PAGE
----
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Are Traditions Bad?

We have already discussed that traditions are not inherently bad; the same is true for religious traditions. We have also mentioned that good religious traditions bring about benefits in our spiritual journey with God. However, we also pointed out that there are bad religious traditions, and things that started as good religious traditions can end up becoming bad ones. In this article, we will focus more on that latter aspect.

It is a red flag if a man-made religious tradition is elevated to the same importance as the scripture. What makes it more dangerous is that it may be elevated to have the same authority as the scriptures. This is dangerous because what can happen is that one’s faith may become hinged or founded not just on the Word of God but on traditions. We know that such a thing is not biblical because our faith should only be hinged on the Word of God. That’s why we give more weight to God’s Word or His commandments than the commandments of man. It is also important to keep the distinction between them. God’s Word is divinely inspired, while men just invent man-made religious traditions.

In the book of Mark, we see Jesus reprimand the Pharisees and the Scribes (Mark 7:6-8). Jesus, quoting from Isaiah’s prophecy, showed how the religious leaders have been teaching the commandments of men (traditions) as doctrines. Mark 7:13 also discusses how religious leaders have nullified God’s Word through the traditions they have handed down. One particular scenario where tradition is elevated is when Jesus was invited to eat in the house of a Pharisee. During their time, it was a tradition practiced by the Pharisees to wash their hands (not just for the sake of washing, but also as a ritual) before having their meal. It is important to point out that this custom was just added by men and was not in the original Mosaic law. Of course, you know what happened. Jesus didn’t practice this, and instead He sat down and ate without washing His hands. The Pharisee was surprised to see Jesus do that (Luke 11:38). The problem with man-made traditions that are upheld or given the same weight as God’s Word is that it blurs the distinction between tradition and God’s Word. What happens then is that tradition becomes something essential. There are traditions commanded by God, like the Passover feast, but most traditions practiced in churches today are those made by men, not commanded by God. Those traditions are already authoritative, whereas only the scriptures have that authority. In those cases, traditions begin to displace God’s law and go to the extreme of being essential when in fact, they are not. That is why, if it has been the tradition of a certain traditionalist church to worship and praise God with a choir if you put a contemporary band on the altar, some people might call it the music of the devil or dishonorable to God, just because it’s different than the tradition they upheld. However, when you go to the Bible, nowhere does it command that worship or praise should be done with only a choir. This also shows us that just because a person is good at adhering to tradition does not mean that person is right with God. The Pharisees were good at maintaining tradition, yet just as Isaiah’s prophecy said, their hearts were away from God.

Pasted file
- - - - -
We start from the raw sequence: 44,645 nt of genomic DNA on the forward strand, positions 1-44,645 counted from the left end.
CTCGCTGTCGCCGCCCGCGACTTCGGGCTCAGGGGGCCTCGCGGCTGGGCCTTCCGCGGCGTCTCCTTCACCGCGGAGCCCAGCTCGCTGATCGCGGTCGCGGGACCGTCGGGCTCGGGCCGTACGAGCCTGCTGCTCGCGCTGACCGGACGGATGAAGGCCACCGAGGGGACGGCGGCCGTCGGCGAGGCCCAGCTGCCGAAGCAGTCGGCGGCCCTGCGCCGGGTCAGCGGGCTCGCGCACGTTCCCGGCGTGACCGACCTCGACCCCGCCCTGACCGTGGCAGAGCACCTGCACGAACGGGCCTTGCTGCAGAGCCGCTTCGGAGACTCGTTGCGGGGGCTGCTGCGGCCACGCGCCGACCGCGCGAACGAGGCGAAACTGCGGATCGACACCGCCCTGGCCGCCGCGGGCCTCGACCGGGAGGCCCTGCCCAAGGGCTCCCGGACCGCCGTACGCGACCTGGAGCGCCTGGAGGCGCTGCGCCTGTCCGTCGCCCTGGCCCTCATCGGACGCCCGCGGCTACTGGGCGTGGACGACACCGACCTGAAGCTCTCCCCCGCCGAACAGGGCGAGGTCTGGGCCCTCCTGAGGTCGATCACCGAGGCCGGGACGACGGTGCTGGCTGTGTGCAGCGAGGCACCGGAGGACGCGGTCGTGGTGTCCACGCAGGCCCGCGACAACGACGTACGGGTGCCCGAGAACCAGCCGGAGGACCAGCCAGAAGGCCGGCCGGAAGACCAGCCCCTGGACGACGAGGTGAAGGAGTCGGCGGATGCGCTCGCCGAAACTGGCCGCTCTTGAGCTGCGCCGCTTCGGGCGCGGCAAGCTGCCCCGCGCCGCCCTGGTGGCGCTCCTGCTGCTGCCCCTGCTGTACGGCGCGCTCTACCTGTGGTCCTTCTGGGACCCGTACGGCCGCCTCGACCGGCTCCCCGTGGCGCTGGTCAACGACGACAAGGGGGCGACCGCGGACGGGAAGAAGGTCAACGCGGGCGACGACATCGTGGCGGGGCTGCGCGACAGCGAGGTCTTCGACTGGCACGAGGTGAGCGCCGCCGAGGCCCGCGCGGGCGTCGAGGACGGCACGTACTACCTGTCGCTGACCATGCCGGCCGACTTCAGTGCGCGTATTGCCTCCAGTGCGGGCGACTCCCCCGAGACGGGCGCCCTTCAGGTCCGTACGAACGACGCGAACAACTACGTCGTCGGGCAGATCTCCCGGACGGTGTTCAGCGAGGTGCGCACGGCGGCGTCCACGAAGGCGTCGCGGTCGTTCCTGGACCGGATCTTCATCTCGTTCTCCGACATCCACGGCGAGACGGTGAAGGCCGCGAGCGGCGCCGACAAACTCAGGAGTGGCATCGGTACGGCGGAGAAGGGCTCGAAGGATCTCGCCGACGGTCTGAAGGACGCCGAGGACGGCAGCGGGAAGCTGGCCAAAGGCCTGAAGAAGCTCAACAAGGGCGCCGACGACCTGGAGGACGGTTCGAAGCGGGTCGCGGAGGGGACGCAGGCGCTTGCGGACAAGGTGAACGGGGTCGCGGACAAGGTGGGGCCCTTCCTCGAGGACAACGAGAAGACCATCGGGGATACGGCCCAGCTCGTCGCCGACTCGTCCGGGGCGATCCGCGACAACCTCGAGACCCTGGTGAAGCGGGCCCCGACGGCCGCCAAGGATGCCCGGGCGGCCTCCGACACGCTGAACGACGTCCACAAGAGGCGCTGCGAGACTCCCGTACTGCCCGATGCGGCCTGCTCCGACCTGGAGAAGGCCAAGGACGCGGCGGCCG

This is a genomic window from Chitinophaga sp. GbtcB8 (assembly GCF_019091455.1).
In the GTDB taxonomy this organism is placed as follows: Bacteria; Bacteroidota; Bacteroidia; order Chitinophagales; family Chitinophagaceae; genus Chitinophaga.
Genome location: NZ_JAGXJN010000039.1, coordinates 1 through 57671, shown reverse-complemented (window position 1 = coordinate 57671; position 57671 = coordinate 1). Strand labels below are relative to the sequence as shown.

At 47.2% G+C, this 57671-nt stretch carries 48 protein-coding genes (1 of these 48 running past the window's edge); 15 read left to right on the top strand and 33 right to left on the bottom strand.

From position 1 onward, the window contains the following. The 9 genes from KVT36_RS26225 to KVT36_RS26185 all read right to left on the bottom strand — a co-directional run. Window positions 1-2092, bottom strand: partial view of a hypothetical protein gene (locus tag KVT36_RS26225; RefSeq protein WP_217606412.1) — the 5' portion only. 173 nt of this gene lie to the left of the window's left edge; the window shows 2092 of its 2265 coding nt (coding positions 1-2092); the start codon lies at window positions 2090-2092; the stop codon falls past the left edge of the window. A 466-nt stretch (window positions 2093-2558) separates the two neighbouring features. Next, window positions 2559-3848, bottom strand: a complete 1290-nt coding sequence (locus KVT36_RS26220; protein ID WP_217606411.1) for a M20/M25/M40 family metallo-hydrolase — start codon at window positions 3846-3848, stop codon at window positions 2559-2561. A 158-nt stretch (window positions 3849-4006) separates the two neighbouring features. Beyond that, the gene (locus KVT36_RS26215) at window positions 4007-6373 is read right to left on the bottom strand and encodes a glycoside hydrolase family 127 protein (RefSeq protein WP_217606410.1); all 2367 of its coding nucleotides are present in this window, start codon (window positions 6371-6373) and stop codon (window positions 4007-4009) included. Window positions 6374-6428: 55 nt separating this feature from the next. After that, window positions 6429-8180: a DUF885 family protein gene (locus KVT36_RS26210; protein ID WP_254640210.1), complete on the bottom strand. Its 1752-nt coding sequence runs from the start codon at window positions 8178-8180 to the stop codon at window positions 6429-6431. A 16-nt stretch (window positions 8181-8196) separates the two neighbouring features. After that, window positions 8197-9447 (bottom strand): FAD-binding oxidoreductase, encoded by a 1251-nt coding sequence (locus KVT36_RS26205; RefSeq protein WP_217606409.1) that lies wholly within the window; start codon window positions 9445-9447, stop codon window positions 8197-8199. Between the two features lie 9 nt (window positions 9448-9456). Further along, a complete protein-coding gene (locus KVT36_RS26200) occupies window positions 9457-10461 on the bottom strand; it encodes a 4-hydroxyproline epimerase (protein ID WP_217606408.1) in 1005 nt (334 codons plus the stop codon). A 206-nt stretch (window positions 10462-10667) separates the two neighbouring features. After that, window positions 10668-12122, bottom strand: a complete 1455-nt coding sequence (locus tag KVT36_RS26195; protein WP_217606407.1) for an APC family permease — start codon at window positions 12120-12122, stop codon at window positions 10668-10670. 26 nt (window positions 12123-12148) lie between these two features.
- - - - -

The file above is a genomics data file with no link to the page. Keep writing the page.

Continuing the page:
Our faith is not founded on the traditions we adhere to, even if they are good traditions. The authority in our lives that dictates what we should do is the Word of God, the scriptures (Sola Scriptura), not human traditions. If you don’t want to follow traditions, that’s fine unless it is the scriptures that you don’t want to follow. When there are questions regarding our faith or things we need to address, we should address and examine them based on what the Bible says, not what traditions say. Just because you are perfect in adhering to tradition does not mean you know the truth. You are more prone to miss out on the truth since you give tradition the same weight as scripture. The Word of God or the scriptures are God-breathed—a divine revelation from God (Timothy 3:16–17). Keeping the boundaries between God’s Word and man-made traditions is important. Even in times of trials and suffering, it is the Word of God, not traditions, that give us strength, reminding us of God’s promises for us in the future.

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